Cornerstone Associates LLC owns three senior residence projects in the Kansas City area. It is getting property and sales tax help on the 140 upscale units it plans to build at 531 Grand Blvd. in Kansas City.
During the holidays, businesses that hoped to attract new patrons are now trying just to retain their loyal clientele. They knew it would be inconvenient, but they say this is worse than the city originally described. The problem: Instead of just putting in streetcar track, like some other cities, Kansas City is also replacing water and sewer lines, most of them more than 100 years old.
The Nerdery will add 100 jobs to its current Kansas City staff of 33 over the next five years. Having outgrown its original office here, the company in October relocated to a larger location in the historic Western Union Building at 100 E. Seventh St.
The 19-story Kansas City Marriott Country Club Plaza hotel at 4445 Main St. has been acquired by a New York real estate investment firm. The new owner, Carey Watermark Investors Inc., said it is planning extensive interior and exterior renovations on the 295-room hotel.
Shovels struck dirt Wednesday afternoon on the seventh Kansas City area office complex for fast-growing Cerner Corp., a huge $4.45 billion project intended to house 16,000 new Cerner workers within the decade. Both Missouri Gov. Jay Nixon and Kansas City Mayor Sly James extolled the project’s long-term economic impact.
The work by Chicago-based CenterPoint Properties is expected to take up to 18 months and includes a site assessment and developing a plan for demolishing obsolete facilities and environmentally restoring the property, according to an announcement by the National Nuclear Security Administration.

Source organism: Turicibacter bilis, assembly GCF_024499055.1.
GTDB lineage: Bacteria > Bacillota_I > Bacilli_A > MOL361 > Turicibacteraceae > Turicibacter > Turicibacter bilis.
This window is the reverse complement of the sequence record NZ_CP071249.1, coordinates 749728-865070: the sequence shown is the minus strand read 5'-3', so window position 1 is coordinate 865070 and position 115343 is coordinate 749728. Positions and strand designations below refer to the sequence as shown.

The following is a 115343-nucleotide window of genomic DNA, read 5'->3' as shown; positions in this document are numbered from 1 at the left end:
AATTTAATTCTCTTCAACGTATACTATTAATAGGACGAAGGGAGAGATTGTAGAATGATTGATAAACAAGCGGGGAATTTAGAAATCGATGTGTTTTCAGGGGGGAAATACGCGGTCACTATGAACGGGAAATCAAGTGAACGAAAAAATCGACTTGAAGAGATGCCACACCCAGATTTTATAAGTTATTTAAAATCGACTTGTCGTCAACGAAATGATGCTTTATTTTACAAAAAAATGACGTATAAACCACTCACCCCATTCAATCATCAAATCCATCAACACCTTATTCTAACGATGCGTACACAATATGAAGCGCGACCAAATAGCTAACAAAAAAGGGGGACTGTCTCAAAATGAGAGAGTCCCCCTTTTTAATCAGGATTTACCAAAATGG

The Kansas City Council voted to settle the lawsuit over the failed Clay County development. The money will come from capital improvements sales tax dollars. Prospect North, also known as Renaissance North, was once envisioned as an 80-acre development near Maple Woods Community College.
A 175,000-square-foot Wal-Mart store with its adjacent 4,000-square-foot garden center would be the centerpiece of the most recently proposed Mission Gateway development at Shawnee Mission Parkway and Roe Avenue. A 150-room hotel and a small retail strip also remain in the plan.
The decision by the Foutch Brothers development firm to drop its renovation plan for Kemper Arena followed a letter from the American Royal threatening a lawsuit. In the Oct. 17 letter obtained by The Star, a lawyer for the American Royal said Foutch’s plan interfered with the Royal’s lease with the city.
A showdown over a giant billboard at 20th and Main streets is heating up in court and could have a big impact on a proposal for a $19 million hotel at the entrance to the Crossroads neighborhood. Lamar outdoor advertising company is challenging Kansas City’s move to condemn its billboard.
The development company sent a statement to City Hall saying that it had decided not to continue its plan to repurpose Kemper. Meanwhile, a Kansas City Council committee leader said he would recommend that the city pump $20 million into a rival American Royal plan instead.